Some susceptible to statin side effects
Q. I was on Lipitor for a number of years and have severe muscle and nerve damage to the extent that I am in a power wheelchair. Do you think Lipitor could be to blame?
A. Statin-type cholesterol-lowering drugs such as Crestor (rosuvastatin), Lipitor (atorvastatin), Mevacor (lovastatin) and Zocor (simvastatin) are linked to muscle pain, weakness and nerve damage. Most physicians have assumed that muscle problems are an extremely rare side effect. Many readers have experienced this problem, however. Here is one example:
“I’ve been taking Lipitor for years. Two months ago I stopped, since I suspected it was responsible for the major pain and weakness I am experiencing in the muscles of my arms, shoulders, hands and feet. I felt like a lump of spasmodic pain with extreme fatigue and brain fog.
“My doctors did not think Lipitor was the cause. Stopping the Lipitor banished the brain fog so I can think and remember things again. I am still plagued with pain, muscle spasms and weakness.”
New research (New England Journal of Medicine online, July 23, 2008) suggests that some people are highly susceptible to muscle-related complications from high-dose statins. This genetic vulnerability may affect up to one-fourth of the population. Others are unlikely to experience such problems.
Q. I seem to recall reading on your Web site about a reliable Canadian site from which to get less-expensive and legitimate prescription drugs. I am in the Part D “doughnut hole,” and a 90-day supply of my Actos is more than $500.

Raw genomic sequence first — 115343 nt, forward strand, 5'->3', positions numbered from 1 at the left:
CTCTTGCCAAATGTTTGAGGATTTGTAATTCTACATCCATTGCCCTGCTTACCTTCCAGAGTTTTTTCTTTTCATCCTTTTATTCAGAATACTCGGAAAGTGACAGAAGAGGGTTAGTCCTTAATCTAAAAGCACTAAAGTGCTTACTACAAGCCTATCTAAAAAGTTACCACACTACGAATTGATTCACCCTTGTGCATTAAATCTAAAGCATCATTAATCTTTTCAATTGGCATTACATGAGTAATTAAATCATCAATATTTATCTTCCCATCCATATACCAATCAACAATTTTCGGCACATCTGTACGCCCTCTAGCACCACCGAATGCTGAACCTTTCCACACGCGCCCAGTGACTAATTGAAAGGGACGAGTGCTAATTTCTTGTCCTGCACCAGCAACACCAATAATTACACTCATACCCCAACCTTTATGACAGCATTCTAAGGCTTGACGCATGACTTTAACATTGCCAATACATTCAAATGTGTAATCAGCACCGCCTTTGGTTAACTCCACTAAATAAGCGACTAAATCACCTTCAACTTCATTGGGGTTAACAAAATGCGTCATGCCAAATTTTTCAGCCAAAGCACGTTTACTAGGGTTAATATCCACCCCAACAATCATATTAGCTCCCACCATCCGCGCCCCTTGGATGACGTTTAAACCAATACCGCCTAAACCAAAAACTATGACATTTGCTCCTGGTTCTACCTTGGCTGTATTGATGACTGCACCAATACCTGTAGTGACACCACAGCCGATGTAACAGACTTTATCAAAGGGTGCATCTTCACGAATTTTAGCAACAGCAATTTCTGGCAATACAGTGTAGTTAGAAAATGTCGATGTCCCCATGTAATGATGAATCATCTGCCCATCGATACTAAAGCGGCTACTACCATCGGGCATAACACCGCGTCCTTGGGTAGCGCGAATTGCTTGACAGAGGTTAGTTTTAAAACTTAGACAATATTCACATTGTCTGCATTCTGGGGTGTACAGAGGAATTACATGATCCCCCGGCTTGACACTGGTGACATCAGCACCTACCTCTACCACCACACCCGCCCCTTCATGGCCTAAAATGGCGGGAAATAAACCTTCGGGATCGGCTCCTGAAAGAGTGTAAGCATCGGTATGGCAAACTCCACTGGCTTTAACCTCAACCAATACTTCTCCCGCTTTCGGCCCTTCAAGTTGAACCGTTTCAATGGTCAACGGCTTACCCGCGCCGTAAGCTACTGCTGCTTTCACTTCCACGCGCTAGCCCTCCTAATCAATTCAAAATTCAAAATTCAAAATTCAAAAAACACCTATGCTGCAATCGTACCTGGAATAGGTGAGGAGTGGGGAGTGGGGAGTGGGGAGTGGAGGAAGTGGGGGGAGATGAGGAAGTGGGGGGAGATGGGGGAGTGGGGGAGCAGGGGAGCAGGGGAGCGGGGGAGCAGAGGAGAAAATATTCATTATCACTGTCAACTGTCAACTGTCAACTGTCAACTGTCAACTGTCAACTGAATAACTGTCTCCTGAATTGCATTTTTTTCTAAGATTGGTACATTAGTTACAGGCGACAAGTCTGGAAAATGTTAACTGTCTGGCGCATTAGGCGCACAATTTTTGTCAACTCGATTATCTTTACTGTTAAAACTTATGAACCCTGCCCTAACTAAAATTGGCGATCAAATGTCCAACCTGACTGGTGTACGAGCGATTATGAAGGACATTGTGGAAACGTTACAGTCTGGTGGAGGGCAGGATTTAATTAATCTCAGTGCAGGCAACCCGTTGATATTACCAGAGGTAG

Can you direct me to that Canada information once again so I can get some much-needed help with my drug costs?
A. We did some checking and found that in the U.S., the diabetes drug Actos might run anywhere from $570 to $692 for a three-month supply. The same medicine in Canada could cost between $161 and $382. The savings are significant.
When people enter the dreaded doughnut hole in their Medicare Part D prescription plan, they have to pay 100 percent of the medication costs. Buying from Canada can be helpful, but caution is necessary. Some Web sites that claim to be Canadian are actually based elsewhere.
We are sending you our Guide to Saving Money on Medicine with guidelines for determining which online drugstores are legitimate Canadian pharmacies. Anyone who would like a copy, please send $2 in check or money order with a long (No. 10), stamped (59 cents), self-addressed envelope to: Graedons’ People’s Pharmacy, No. CA-99, P.O. Box 52027, Durham, NC 27717-2027. It also can be downloaded for $2 from our Web site: www.peoplespharmacy.com.
Medicare participants who spend more than $4,050 out of pocket become eligible for catastrophic coverage. If you think your drug bills will be a lot more than that, you should probably continue buying your medicine in the U.S.
Q. Here in Hawaii, we call head lice “ukus.” We’ve had quite a problem with them this year, and I have found the medication costly and ineffective. I’m glad you wrote about Listerine, because I never would have thought to use it. We tried it, and it worked.
A. Many traditional lice treatments have lost effectiveness. The alcohol and other ingredients in Listerine may help kill lice. One mother described saturating the scalp with Listerine and covering the hair with a shower cap for two hours. She then combed out the dead lice.
In their column, Joe and Teresa Graedon answer letters from readers. Write to them in care of this newspaper or e-mail them via their Web site: www.PeoplesPharmacy.com.